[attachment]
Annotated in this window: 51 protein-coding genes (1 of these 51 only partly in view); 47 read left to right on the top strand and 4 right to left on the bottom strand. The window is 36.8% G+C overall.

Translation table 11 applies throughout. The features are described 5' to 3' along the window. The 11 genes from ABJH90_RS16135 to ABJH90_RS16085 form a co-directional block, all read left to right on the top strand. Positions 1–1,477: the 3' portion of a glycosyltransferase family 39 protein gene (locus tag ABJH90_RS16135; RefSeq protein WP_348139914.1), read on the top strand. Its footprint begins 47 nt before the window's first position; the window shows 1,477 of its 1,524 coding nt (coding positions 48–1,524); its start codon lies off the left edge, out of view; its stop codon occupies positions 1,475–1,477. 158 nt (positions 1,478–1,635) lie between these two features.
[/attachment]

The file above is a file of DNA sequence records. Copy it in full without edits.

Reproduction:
Annotated in this window: 51 protein-coding genes (1 of these 51 only partly in view); 47 read left to right on the top strand and 4 right to left on the bottom strand. The window is 36.8% G+C overall.

Translation table 11 applies throughout. The features are described 5' to 3' along the window. The 11 genes from ABJH90_RS16135 to ABJH90_RS16085 form a co-directional block, all read left to right on the top strand. Positions 1–1,477: the 3' portion of a glycosyltransferase family 39 protein gene (locus tag ABJH90_RS16135; RefSeq protein WP_348139914.1), read on the top strand. Its footprint begins 47 nt before the window's first position; the window shows 1,477 of its 1,524 coding nt (coding positions 48–1,524); its start codon lies off the left edge, out of view; its stop codon occupies positions 1,475–1,477. 158 nt (positions 1,478–1,635) lie between these two features.